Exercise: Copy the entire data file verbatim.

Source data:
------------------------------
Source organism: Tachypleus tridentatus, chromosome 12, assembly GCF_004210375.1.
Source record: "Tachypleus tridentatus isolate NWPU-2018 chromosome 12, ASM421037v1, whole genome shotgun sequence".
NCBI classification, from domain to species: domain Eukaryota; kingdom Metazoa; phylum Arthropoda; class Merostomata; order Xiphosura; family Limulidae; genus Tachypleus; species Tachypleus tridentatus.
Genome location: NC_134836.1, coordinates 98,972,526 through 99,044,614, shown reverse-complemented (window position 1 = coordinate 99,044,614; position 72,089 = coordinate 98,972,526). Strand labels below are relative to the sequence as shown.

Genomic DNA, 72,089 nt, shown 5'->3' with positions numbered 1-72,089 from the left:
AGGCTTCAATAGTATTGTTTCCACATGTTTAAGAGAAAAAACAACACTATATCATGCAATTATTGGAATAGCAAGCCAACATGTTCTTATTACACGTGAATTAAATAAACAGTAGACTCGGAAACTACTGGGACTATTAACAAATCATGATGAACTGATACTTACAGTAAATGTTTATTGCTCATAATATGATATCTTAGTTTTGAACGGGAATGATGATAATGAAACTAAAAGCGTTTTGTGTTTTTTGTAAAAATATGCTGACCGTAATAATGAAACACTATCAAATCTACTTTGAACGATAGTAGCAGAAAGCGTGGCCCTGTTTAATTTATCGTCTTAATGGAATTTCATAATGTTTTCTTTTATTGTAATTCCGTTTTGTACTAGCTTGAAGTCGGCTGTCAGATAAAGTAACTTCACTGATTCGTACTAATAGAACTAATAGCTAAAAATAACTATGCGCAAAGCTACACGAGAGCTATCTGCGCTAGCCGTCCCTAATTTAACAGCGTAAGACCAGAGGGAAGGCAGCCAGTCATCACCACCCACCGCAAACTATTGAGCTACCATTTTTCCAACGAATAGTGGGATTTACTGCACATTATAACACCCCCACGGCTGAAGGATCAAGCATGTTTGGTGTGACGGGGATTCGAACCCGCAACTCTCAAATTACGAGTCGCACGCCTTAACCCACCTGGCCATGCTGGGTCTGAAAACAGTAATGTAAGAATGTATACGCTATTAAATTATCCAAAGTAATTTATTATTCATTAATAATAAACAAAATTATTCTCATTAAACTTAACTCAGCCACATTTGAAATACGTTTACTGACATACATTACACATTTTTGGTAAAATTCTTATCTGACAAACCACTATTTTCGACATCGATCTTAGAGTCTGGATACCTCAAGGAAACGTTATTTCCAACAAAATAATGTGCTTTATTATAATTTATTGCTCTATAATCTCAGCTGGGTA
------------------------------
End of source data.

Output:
Source organism: Tachypleus tridentatus, chromosome 12, assembly GCF_004210375.1.
Source record: "Tachypleus tridentatus isolate NWPU-2018 chromosome 12, ASM421037v1, whole genome shotgun sequence".
NCBI classification, from domain to species: domain Eukaryota; kingdom Metazoa; phylum Arthropoda; class Merostomata; order Xiphosura; family Limulidae; genus Tachypleus; species Tachypleus tridentatus.
Genome location: NC_134836.1, coordinates 98,972,526 through 99,044,614, shown reverse-complemented (window position 1 = coordinate 99,044,614; position 72,089 = coordinate 98,972,526). Strand labels below are relative to the sequence as shown.

Genomic DNA, 72,089 nt, shown 5'->3' with positions numbered 1-72,089 from the left:
AGGCTTCAATAGTATTGTTTCCACATGTTTAAGAGAAAAAACAACACTATATCATGCAATTATTGGAATAGCAAGCCAACATGTTCTTATTACACGTGAATTAAATAAACAGTAGACTCGGAAACTACTGGGACTATTAACAAATCATGATGAACTGATACTTACAGTAAATGTTTATTGCTCATAATATGATATCTTAGTTTTGAACGGGAATGATGATAATGAAACTAAAAGCGTTTTGTGTTTTTTGTAAAAATATGCTGACCGTAATAATGAAACACTATCAAATCTACTTTGAACGATAGTAGCAGAAAGCGTGGCCCTGTTTAATTTATCGTCTTAATGGAATTTCATAATGTTTTCTTTTATTGTAATTCCGTTTTGTACTAGCTTGAAGTCGGCTGTCAGATAAAGTAACTTCACTGATTCGTACTAATAGAACTAATAGCTAAAAATAACTATGCGCAAAGCTACACGAGAGCTATCTGCGCTAGCCGTCCCTAATTTAACAGCGTAAGACCAGAGGGAAGGCAGCCAGTCATCACCACCCACCGCAAACTATTGAGCTACCATTTTTCCAACGAATAGTGGGATTTACTGCACATTATAACACCCCCACGGCTGAAGGATCAAGCATGTTTGGTGTGACGGGGATTCGAACCCGCAACTCTCAAATTACGAGTCGCACGCCTTAACCCACCTGGCCATGCTGGGTCTGAAAACAGTAATGTAAGAATGTATACGCTATTAAATTATCCAAAGTAATTTATTATTCATTAATAATAAACAAAATTATTCTCATTAAACTTAACTCAGCCACATTTGAAATACGTTTACTGACATACATTACACATTTTTGGTAAAATTCTTATCTGACAAACCACTATTTTCGACATCGATCTTAGAGTCTGGATACCTCAAGGAAACGTTATTTCCAACAAAATAATGTGCTTTATTATAATTTATTGCTCTATAATCTCAGCTGGGTA